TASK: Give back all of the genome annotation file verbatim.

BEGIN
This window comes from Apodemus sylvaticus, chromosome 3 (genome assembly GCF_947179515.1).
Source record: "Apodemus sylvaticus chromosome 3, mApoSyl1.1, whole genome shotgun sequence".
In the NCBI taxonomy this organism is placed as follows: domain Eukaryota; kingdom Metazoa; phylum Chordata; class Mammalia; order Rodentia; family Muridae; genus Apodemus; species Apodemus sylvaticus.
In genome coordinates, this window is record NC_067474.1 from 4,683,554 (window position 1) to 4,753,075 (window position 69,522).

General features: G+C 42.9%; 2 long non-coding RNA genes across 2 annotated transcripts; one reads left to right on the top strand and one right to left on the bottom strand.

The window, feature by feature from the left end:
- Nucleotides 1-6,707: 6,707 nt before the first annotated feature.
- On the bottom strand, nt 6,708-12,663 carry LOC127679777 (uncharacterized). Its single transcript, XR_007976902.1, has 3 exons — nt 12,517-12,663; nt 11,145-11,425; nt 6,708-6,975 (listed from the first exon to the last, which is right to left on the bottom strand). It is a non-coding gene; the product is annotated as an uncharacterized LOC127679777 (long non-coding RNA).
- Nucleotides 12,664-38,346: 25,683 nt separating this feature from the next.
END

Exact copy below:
This window comes from Apodemus sylvaticus, chromosome 3 (genome assembly GCF_947179515.1).
Source record: "Apodemus sylvaticus chromosome 3, mApoSyl1.1, whole genome shotgun sequence".
In the NCBI taxonomy this organism is placed as follows: domain Eukaryota; kingdom Metazoa; phylum Chordata; class Mammalia; order Rodentia; family Muridae; genus Apodemus; species Apodemus sylvaticus.
In genome coordinates, this window is record NC_067474.1 from 4,683,554 (window position 1) to 4,753,075 (window position 69,522).

General features: G+C 42.9%; 2 long non-coding RNA genes across 2 annotated transcripts; one reads left to right on the top strand and one right to left on the bottom strand.

The window, feature by feature from the left end:
- Nucleotides 1-6,707: 6,707 nt before the first annotated feature.
- On the bottom strand, nt 6,708-12,663 carry LOC127679777 (uncharacterized). Its single transcript, XR_007976902.1, has 3 exons — nt 12,517-12,663; nt 11,145-11,425; nt 6,708-6,975 (listed from the first exon to the last, which is right to left on the bottom strand). It is a non-coding gene; the product is annotated as an uncharacterized LOC127679777 (long non-coding RNA).
- Nucleotides 12,664-38,346: 25,683 nt separating this feature from the next.